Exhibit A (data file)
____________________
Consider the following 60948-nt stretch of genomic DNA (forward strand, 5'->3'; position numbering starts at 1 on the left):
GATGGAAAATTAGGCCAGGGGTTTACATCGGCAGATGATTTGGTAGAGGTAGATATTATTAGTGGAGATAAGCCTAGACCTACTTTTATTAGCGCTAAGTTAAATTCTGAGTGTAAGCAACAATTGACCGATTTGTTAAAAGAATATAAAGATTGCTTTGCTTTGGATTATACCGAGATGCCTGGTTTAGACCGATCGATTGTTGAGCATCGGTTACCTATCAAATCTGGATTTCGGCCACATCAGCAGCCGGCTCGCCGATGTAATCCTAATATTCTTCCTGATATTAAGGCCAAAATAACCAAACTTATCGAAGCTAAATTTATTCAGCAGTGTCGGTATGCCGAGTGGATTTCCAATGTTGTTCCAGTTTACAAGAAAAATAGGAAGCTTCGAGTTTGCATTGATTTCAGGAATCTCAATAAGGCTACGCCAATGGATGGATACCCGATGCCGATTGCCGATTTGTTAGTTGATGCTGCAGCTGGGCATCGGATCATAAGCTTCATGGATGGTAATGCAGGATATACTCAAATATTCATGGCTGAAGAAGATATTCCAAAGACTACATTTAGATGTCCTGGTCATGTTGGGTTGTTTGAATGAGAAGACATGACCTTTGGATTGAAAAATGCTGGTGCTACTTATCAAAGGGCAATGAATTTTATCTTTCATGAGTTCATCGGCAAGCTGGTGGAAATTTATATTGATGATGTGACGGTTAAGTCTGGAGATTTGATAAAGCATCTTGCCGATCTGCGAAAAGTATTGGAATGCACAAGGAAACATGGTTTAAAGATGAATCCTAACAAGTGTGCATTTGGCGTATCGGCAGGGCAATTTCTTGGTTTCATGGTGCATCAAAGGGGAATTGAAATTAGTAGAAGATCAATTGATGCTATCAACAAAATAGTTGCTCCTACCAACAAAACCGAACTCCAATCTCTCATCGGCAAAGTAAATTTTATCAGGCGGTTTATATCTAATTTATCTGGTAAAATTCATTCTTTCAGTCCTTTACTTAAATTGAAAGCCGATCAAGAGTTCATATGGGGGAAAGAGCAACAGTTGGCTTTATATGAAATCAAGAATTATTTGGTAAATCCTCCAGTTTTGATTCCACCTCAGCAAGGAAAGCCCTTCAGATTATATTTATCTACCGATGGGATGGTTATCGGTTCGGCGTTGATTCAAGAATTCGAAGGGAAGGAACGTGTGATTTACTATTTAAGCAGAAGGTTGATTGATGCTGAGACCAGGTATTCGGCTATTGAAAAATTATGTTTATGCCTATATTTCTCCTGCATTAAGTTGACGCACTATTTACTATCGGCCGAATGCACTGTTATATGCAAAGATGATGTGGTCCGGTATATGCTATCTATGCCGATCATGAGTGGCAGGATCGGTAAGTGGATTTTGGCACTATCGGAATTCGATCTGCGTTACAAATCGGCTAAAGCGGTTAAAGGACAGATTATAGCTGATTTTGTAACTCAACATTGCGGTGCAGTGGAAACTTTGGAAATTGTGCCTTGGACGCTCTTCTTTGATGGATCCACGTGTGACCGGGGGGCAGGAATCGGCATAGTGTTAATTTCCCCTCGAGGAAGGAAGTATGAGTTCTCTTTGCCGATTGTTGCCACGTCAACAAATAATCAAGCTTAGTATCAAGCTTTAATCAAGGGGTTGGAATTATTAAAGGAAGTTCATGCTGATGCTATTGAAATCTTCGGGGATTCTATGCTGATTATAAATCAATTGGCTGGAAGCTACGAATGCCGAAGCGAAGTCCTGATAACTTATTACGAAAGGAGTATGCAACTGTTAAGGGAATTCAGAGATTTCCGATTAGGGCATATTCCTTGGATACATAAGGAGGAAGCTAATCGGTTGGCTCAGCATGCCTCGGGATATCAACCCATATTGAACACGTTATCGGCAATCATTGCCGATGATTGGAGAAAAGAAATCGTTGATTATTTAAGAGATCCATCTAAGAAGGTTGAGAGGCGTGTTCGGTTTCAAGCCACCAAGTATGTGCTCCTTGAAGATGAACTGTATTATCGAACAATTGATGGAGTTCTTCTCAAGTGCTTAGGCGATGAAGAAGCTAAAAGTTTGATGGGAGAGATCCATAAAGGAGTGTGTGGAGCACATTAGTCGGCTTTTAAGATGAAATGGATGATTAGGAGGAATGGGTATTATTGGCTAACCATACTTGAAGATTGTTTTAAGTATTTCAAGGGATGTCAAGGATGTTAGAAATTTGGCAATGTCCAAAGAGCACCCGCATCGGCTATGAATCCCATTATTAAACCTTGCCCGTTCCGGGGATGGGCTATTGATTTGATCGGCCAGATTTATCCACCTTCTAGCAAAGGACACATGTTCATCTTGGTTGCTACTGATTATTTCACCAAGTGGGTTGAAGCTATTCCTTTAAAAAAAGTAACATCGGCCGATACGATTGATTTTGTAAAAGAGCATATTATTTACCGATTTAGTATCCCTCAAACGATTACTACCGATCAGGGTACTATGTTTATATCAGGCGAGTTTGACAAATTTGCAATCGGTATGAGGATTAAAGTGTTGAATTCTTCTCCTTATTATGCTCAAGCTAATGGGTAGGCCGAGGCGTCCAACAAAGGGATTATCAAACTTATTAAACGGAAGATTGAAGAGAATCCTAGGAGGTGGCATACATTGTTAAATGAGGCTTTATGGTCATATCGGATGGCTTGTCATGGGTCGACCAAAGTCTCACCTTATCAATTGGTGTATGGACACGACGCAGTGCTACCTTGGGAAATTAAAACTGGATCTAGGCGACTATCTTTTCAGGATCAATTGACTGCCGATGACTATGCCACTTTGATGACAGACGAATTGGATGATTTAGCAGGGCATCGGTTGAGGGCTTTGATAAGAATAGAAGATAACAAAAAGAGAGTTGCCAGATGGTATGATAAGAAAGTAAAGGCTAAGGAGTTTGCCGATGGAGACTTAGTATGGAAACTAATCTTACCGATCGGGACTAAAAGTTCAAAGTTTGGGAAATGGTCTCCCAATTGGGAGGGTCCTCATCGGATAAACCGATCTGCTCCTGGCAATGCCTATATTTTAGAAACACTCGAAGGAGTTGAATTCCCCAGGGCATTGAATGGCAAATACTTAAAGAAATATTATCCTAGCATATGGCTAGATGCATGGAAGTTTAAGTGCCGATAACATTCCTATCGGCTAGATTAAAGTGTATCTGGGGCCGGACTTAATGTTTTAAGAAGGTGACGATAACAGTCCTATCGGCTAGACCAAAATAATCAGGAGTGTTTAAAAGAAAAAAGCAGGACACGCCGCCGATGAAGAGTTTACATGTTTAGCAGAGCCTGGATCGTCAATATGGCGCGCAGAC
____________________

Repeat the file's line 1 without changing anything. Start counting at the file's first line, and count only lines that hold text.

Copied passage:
Consider the following 60948-nt stretch of genomic DNA (forward strand, 5'->3'; position numbering starts at 1 on the left):